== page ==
The Wizards picked a bad time to lose four of their last five games—only one of which was against an above .500 team. A week ago it seemed like a given that they would win 50 games for the first time since 1979. They now have to go 8-4 the rest of the way to reach that arbitrary (but oh so important) milestone. 8-4 is very doable—they’ve been winning two thirds of their games since December after all—but they have to do so against a difficult schedule.
Eight of their final twelve games are on the road, and that includes a five game road trip against the Cavs, Lakers, Clippers, Jazz, and Warriors. Four losses could come on that trip alone. To win eight more games they absolutely need to take care of business tonight at home against a Hawks team without Paul Millsap and on Friday at home against the Nets. If they can survive their five game road trip from hell with 50 wins still in reach I believe they can make it happen with their final five games all against below .500 Eastern Conference teams.
If the push for their first 50-win season since the year ESPN was launched isn’t enough for you, here is a rundown of what else is at stake down the stretch run.
The 3-seed: On March 11th the Wizards moved ahead of the Boston Celtics and briefly occupied the 2nd seed in the East. I took a screen shot because moments like that cannot be taken for granted. As of right now the Wizards are back in 3rd and are only a half game up on the Toronto Raptors, who sit in 4th. The Raptors, by the way, have a remaining schedule that is easier than mocking a Donald Trump tweet.
The difference between the three and four seeds is important because if the first round goes chalk the three seed will likely play the Celtics in the second round (who the Wizards can beat) while the four seed will likely play the Cleveland Cavaliers (who the Wizards cannot beat). In a rare turn of events March NBA games actually matter.
Developing a rotation: One reason the Wizards have struggled since the All-Star break is because Coach Brooks is incorporating three new pieces into his rotation. Ian Mahinmi, Bojan Bogdanovic, and Brandon Jennings will all be important in the playoffs, but Brooks needs to figure out the best way to use them.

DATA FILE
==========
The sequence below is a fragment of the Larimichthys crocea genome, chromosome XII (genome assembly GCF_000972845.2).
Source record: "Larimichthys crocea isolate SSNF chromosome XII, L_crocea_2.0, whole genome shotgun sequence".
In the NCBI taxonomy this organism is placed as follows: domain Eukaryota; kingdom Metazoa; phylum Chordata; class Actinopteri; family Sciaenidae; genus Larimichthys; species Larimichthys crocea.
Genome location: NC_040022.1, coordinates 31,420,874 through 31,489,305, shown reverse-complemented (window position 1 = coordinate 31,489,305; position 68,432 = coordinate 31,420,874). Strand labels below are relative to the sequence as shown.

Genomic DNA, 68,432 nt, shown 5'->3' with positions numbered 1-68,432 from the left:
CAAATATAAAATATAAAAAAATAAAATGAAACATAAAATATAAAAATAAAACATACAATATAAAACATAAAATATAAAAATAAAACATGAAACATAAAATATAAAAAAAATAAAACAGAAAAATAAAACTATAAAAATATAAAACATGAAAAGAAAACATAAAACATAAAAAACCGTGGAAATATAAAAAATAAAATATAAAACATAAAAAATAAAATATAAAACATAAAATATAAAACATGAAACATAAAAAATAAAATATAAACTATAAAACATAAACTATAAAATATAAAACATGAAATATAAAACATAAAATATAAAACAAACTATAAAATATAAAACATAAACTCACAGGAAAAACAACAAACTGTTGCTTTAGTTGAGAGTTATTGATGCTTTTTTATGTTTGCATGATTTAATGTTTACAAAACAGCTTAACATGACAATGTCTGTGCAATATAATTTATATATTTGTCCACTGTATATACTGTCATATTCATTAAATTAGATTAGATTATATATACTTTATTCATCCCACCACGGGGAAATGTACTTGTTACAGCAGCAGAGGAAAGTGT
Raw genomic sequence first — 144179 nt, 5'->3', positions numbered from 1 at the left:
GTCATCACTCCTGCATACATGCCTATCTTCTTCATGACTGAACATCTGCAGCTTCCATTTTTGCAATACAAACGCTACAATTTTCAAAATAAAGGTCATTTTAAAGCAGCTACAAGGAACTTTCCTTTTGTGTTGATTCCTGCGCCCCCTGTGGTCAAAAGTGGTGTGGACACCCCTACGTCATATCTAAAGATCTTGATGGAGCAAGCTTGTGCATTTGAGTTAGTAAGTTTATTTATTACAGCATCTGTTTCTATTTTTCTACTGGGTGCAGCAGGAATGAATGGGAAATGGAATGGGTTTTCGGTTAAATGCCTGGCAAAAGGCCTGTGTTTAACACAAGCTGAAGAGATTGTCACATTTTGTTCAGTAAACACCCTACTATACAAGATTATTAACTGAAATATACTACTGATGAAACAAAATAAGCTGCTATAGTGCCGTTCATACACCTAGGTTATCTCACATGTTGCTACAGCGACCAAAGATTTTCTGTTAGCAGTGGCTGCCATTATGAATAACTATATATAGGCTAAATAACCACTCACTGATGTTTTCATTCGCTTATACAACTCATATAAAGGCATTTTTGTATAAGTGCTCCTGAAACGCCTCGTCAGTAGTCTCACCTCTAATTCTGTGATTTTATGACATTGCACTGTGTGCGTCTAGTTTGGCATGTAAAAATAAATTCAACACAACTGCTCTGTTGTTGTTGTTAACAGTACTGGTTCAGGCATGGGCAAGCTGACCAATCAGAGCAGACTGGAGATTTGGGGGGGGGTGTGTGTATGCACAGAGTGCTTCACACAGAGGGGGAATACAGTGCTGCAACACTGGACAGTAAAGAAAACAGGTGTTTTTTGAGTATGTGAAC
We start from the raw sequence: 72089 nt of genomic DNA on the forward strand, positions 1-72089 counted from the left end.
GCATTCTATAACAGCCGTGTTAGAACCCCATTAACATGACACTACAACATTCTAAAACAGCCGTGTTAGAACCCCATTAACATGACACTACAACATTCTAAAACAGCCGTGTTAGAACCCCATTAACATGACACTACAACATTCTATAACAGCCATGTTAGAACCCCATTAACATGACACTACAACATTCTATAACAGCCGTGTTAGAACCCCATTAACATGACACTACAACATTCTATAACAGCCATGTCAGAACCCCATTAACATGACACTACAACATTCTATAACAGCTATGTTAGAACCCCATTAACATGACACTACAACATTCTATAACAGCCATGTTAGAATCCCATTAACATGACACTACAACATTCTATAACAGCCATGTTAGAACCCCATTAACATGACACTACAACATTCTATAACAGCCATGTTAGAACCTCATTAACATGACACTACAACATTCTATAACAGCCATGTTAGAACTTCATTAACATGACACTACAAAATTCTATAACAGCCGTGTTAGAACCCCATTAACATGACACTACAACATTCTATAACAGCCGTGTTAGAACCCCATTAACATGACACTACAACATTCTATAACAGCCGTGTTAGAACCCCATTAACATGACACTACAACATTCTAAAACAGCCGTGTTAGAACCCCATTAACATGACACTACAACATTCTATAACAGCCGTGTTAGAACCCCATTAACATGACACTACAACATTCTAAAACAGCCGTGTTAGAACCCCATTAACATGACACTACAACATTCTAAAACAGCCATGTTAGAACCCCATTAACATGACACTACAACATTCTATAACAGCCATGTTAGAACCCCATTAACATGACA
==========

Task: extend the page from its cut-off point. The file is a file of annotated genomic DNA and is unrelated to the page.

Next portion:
For most of the season Brooks used a tight 8-man rotation of the starters plus Kelly Oubre, Jason Smith, and Trey Burke. Everybody knew exactly what their roles were and how much playing time they could expect. Recently he has been playing ten guys a night and has allowed the minutes of Otto Porter, Marcin Gortat, and Oubre—three key players during Washington’s scorching mid-season run—to fluctuate wildly. Hopefully he will not be going ten deep in the playoffs and will use the final twelve games to determine who deserves minutes. I don’t envy Brooks’ position—Jason Smith, for example, has certainly earned his extra minutes even if they complicate the rotation—but he needs to find a way to play Otto 32+ minutes a night.
Statistical milestones: Finally, a couple individual milestones are at stake that only matter to nerds like me. John Wall has a chance to become the fifth player to average at least 23 points and 11 assists a game for a season (he’s currently averaging 22.9 ppg and 10.8 apg). The four players who’ve done it: Oscar (three times), Magic, Tiny Archibald, and James Harden (this year). He has most likely locked up an All-NBA spot already, but if he can go 23&11 there is no way he gets snubbed.
Bradley Beal is on pace to be the first 23 year old or younger to average 23 points and 3 made threes a game. He is also on pace to be the first player not named Steph Curry to put up 23 points and 3 threes while shooting above 48% from the field (to be fair Beal’s only shooting one tenth of a percent better than Peja Stojakovic did in 03-04 when he put up 24.2 points and 3 threes in one of the great forgotten seasons in recent memory).
Otto Porter needs to finish the season strong to justify the max contract he is going to get in the offseason. It will be awkward when he makes more money than Wall next season, but in my opinion the Wizards absolutely need to keep him—whether by maxing, matching, or negotiating. The ideal outcome for me would be five years at slightly below the max. If he is able to finish the season maintaining his current shooting percentages of 52% from the field and 44% from three paying him $100 million will be a less bitter pill to swallow.
* * *
The Wizards have laid it all on the table this year and it has been thrilling to watch. They’ve invested too much to enter the playoffs slumping and I, for one, am pretty damn pumped to watch these last twelve games.